I love watching surgeries on Youtube! Especially those concerning reptiles and large/exotic animals since I haven’t had the opportunity to observe them in person… YET :D
I’m currently subscribed to
and an Australian vet and a vet tech in the UK but I don’t remember their usernames
I OBVIOUSLY NEED MORE SO CAN YOU PLEASE LINK ME TO SOME?!
“World War I photograph of an injured horse in the process of being secured to the portable operating table, “The Simplicity Equine,” which was being used by the US Army Signal Corps. WWI was the last major war in which horses were utilized. Although their scale of recruitment was relatively small, they had to endure the more advanced fire power deployed in the war. Advances in medicine and surgery resulted in more available treatment options.”
Rushan, aka fourpawsandasyringe, is a second year vet tech student in Singapore. They, and many of their classmates, wish to use this diploma as a pathway into vet school. However they are finding it difficult to stay motivated, SO this is where you come in!
I’m sure many of you have had this issue in the past and found your own way of overcoming it (or at least attempted to haha), right? Well, Rushan is in the process of filming and interviewing vets and vet students to do just that. It would be great if you could lend a hand and film yourself answering the questions found under the cut :D
Please contact them for further information and also to obtain their email to send your video to.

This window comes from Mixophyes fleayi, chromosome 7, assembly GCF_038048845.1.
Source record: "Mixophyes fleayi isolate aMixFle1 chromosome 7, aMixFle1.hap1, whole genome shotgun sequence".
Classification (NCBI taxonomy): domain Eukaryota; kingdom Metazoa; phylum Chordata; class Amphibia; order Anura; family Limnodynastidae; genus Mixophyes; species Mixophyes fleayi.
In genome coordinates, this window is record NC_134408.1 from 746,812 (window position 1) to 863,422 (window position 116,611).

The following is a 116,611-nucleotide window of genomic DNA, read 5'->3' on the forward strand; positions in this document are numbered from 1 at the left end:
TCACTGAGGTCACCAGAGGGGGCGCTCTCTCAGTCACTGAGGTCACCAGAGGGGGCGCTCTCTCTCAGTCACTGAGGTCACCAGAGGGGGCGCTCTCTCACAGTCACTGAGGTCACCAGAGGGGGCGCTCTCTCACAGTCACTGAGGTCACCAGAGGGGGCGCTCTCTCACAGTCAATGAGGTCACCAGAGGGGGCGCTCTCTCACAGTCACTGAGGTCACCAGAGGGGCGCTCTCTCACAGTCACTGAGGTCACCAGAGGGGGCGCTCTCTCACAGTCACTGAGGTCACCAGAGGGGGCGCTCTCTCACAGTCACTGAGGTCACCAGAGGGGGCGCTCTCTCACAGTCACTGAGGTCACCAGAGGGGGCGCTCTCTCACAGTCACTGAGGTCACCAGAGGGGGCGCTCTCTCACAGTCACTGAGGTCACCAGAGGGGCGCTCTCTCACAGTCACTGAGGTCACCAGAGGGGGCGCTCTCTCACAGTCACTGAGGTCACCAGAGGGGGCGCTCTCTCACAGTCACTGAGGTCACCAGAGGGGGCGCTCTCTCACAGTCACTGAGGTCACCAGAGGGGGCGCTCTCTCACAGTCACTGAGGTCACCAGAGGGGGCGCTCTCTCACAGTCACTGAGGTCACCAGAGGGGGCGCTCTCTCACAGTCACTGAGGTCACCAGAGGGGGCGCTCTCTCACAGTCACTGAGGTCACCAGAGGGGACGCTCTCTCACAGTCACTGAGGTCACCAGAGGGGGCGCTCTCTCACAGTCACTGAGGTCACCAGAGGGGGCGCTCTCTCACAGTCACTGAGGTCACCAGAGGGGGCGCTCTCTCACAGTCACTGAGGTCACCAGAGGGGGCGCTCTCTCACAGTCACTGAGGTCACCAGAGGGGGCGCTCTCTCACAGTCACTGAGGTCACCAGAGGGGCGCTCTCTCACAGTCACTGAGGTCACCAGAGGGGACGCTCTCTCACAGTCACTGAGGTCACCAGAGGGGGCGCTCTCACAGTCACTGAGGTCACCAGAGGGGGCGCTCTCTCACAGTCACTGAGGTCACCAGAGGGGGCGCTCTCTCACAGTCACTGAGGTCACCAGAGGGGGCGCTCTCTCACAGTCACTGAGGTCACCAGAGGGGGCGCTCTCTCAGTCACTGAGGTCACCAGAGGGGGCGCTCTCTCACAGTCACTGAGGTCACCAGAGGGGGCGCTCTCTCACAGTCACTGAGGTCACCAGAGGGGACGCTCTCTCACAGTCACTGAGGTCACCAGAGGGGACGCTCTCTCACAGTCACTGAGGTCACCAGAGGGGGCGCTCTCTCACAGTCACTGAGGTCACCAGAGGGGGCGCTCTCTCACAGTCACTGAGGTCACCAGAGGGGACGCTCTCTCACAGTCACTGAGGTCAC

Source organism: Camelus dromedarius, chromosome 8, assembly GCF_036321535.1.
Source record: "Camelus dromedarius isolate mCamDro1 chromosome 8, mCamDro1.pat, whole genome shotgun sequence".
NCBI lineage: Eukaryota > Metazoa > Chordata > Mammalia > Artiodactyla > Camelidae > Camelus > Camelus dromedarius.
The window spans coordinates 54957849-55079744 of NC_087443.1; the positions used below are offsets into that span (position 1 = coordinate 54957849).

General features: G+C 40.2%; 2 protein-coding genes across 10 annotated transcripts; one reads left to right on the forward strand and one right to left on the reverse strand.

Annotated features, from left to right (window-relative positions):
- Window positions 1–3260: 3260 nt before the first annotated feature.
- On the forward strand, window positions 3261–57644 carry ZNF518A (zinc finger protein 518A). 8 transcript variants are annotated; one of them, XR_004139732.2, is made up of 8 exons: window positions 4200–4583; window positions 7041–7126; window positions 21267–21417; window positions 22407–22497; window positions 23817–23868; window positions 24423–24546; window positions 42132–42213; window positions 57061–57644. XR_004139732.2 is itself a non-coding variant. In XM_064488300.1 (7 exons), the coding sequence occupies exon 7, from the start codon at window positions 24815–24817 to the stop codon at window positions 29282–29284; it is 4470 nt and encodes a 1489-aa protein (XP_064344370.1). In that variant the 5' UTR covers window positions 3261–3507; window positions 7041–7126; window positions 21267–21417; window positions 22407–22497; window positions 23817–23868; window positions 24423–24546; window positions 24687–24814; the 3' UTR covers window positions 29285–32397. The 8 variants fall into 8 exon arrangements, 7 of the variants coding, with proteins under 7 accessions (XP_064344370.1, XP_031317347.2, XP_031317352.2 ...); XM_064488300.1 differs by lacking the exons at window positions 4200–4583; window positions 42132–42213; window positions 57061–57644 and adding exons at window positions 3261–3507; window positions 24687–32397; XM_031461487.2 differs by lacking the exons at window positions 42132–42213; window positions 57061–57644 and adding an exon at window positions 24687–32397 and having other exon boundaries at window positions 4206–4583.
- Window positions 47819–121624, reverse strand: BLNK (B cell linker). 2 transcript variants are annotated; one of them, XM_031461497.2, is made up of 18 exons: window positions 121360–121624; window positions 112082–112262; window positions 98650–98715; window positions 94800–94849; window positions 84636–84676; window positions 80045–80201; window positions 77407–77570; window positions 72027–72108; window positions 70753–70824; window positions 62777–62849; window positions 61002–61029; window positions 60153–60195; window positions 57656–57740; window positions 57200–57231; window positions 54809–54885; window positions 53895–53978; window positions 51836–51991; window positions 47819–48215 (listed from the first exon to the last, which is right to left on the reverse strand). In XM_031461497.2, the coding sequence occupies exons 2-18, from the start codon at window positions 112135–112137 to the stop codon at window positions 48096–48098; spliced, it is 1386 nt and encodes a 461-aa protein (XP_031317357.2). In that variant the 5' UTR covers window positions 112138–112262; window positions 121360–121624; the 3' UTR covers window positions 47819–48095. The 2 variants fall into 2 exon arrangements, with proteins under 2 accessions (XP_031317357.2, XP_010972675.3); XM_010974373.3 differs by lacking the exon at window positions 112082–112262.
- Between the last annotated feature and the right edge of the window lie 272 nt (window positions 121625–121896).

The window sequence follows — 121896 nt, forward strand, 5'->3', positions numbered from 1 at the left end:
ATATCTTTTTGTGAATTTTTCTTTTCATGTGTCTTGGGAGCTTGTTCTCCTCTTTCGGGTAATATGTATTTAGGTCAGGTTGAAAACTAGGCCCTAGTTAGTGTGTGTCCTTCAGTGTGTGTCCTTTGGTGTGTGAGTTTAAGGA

Thank you so much!
Just a reminder
to anyone with a vet/vet tech/animal/whatever blog: if you want to be on this list please let me know and I’ll get right on it! :)
An extreme case of bloat in a 4 year old yellow lab.
We ended up running a tube down his throat to his stomach so that the air would have a proper path to escape.
Snake surgery by Lori Konar on Flickr.
This is a Burmese python that has just woken up from surgery. She still has her endotracheal tube in.
Cooper, a 3 year old munchkin cat, was brought in after vomiting a 20cm long ribbon, 13 elastic hair ties, and pieces of tape. The first image is one of the initial radiographs taken which showed several foreign bodies present in Cooper’s stomach. He showed no signs of distress or pain when his abdomen was palpated.
The vet administered 3 mL of a hairball laxative to help pass the hair ties through the intestines. After an hour, another set of radiographs showed that it was unsuccessful. Cooper soon vomited 3 hair ties, long pieces of string, a hairball, and some confetti. However, the foreign body was still lodged in the pylorus. The remaining hair ties and pieces of ribbon were removed during exploratory surgery.